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2018 December 17

Changes in student populations

Filed under: Uncategorized — gasstationwithoutpumps @ 10:14
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There has been a lot of discussion at Inside Higher Education (and other higher-education media sites) lately about colleges failing because of enrollment difficulties due to the declining number of high-school graduates.

I think that this discussion has been colored largely by strongly regional phenomena.  A report by the National Center for Education Statistics shows that the Northeast and Midwest are dropping in K–12 students, but the West and South are increasing.  Overall, the K–12 population is growing, though very slowly: projected growth is 0.18% a year, while past growth has been about 0.22% a year. So the story should not be of shrinking numbers of students for college, but a shift in where the students are coming from.  We may indeed have an oversupply of colleges in New England, with a shortage in the South and West.

Even more strongly, the report shows a shift in racial/ethnic demographics of the K–12 population, with a strong growth in Hispanic students (1.3% a year) and a shrinkage in white students (-0.5%/year).  The Asian/Pacific Islander category is expected to grow strongly also (1.4%/year), but black student population should remain fairly flat.  I wonder how much of the panic about colleges not being able to get students is due to the colleges marketing only to white students, who formed their traditional core, and not to the growing numbers of Hispanic students.

For projected number of high-school graduates, the racial shift is even stronger: White -0.7%/year, Black +1.2%/year, Hispanic  +1.9%/year, Asian/Pacific Islander +1.2%/year.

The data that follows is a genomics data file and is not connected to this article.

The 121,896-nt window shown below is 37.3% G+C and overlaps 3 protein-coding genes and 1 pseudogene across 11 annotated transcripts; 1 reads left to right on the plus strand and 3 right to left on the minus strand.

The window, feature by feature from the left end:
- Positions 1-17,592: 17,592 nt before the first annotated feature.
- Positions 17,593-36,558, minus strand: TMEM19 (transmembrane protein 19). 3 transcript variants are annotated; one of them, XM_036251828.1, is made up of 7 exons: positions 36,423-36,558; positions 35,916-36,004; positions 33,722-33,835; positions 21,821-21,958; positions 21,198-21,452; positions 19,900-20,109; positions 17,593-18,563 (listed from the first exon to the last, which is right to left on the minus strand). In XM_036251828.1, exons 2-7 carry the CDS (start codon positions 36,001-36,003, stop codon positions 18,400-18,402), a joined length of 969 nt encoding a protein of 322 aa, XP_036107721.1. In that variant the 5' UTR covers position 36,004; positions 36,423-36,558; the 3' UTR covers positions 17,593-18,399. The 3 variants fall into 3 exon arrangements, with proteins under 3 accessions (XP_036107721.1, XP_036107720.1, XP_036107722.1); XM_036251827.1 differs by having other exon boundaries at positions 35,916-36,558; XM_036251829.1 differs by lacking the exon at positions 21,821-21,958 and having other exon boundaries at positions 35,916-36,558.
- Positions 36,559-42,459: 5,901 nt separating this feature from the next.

UCSC, where I teach, is bursting at the seams with far more students than we have the facilities for, with no signs that demand is shrinking.  UCSC qualifies as a Hispanic-Serving Institution, with about 26% of students being Hispanic, and UCSC also has a fairly large Asian enrollment (again, about 26%). Source:

I wonder how much of the discussion of the problem of shrinking enrollment in colleges is due to regional blinders and how much is due to racial blinders.

2016 September 19

Coast Starlight, college train

Filed under: Uncategorized — gasstationwithoutpumps @ 10:49
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The Coast Starlight train, which my son just took to return to UCSB, could reasonably be called the “college train” because of the number of large universities along its route. I’m really surprised that Amtrak does not do more marketing of the train to college students and their parents. They do have a 15% discount for students aged 13–25, no longer needing a special “student advantage” card, but marketing the Coast Starlight route still seems to be aimed mainly at summer tourists.

Here is a list of the stops on the Coast Starlight, and some of the nearby colleges and universities (found using Google Maps), with times by public transit from the Amtrak stop to the college. The listing of colleges is not intended to be complete, nor to be recommendations for the colleges—I just tried to pick a few of the colleges that I thought might attract students from far enough away to generate Amtrak customers.

I relied on Google Maps for transit timings, but did not attempt to synchronize to the Coast Starlight schedule—some of the connections may be awful.  You don’t want to rely on a tight connection to Amtrak, though, as the Coast Starlight is often an hour or more late. Many of these universities are close enough to the Amtrak stations that a taxi ride or Uber from the stations to campus would be a reasonable cost—still cheaper than flying in most cases.  My son took public transportation from Santa Cruz to the Amtrak station in San Jose, but got an Uber ride from the Santa Barbara station to UCSB, to save hauling his luggage to the bus station there.

(Note: Greyhound is often cheaper and faster than Amtrak, but it is a lot less comfortable. BoltBus and other private bus services might also be worth checking.)

Seattle, WA

University of Washington is 35–55 minutes from SEA; Seattle University is 25–35 minutes; Antioch University Seattle, 19–22 minutes;

Tacoma, WA

University of Washington, Tacoma is 10 minutes from TAC; University of Puget Sound, 47 minutes

Olympia-Lacey, WA